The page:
Proposed bill eyes re-entry, support program for non-violent offenders

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OKLAHOMA CITY -- An Oklahoma lawmaker has filed a bill which would authorize the state corrections department to create a pilot program for inmates who are approaching the end of their sentences.

Senate Bill 42 is authored by Sen. George Young, D-Oklahoma City who told News 4 the main purpose of his bill is to address the needs of people once they get out of prison by offering a program which focuses on what kind of services are available to aid in the adjustment of transitioning from life in prison.

"I want them [inmates] to have the option, not going to be mandatory, but an option but when their release date approaches that they have individuals that they have talked to and will help them and direct them to the services they need to be able to make this adjustment," Sen. Young said. "Research shows that people who have some form, some platform, some sort of foundation to step off on after they come out of being incarcerated are people who are going to be more successful or people who are not going to recidivate."

According to Young,  participation in the program will be limited to those convicted of a non-violent felony offense.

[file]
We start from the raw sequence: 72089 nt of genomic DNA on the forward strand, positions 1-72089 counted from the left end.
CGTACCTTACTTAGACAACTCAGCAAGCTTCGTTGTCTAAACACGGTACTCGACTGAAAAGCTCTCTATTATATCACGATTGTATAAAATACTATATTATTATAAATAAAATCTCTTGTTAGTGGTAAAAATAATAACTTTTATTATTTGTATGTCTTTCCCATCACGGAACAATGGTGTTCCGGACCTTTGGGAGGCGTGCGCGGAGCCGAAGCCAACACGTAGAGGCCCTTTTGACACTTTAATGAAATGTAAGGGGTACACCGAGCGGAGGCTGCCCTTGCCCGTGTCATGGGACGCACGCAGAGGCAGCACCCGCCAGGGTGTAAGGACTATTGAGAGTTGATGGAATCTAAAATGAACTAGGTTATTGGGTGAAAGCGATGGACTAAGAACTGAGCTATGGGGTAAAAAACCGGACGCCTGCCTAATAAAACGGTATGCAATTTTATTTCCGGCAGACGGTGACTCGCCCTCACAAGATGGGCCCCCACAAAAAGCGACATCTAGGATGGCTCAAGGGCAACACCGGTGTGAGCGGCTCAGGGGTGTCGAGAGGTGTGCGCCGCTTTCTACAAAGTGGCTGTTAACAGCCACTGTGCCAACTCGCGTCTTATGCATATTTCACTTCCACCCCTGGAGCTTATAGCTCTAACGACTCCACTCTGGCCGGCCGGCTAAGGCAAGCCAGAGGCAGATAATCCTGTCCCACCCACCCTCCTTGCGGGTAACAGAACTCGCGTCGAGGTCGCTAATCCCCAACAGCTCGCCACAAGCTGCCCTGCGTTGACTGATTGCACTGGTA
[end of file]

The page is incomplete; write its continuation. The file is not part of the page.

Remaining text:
The bill states inmates participating in the reentry pilot program "shall be enrolled in the program for a minimum of 24 to 30 months". The program itself is subject to the availability of funds, the bill goes on to say.

In October, the Oklahoma Department of Corrections said Oklahoma Department of Corrections said they were in desperate need of increased funding in order to safely house the state’s prison population. The state Board of Corrections unanimously approved the agency's 2020 budget request of $1.57 billion.

Young said the purpose of the bill is not to place additional burden on the ODOC but it would require the establishment of private-public partnerships with various organizations and programs including those focused on rehabilitation and mental health.

"When someone comes out of prison with the knowledge that they’re not going to be left alone but have a pathway that has been traveled…‘Listen, this is where you go…check in with them if you really want to make this adjustment and make it successfully, check in with entity. This entity will see you, they will talk with you. They will share with you. They will give you opportunities. They will give you referrals. Not only that, they will help you in making this transition from being incarcerated to being a valuable contributing citizen," he explained.

Jessica Brown, a spokesperson for the ODOC, told News 4 Sunday the agency is still reviewing the bill and considering how it would affect current practices that are already in place and whether this proposed pilot program would come with a price tag.

To read a copy of the bill, click here.

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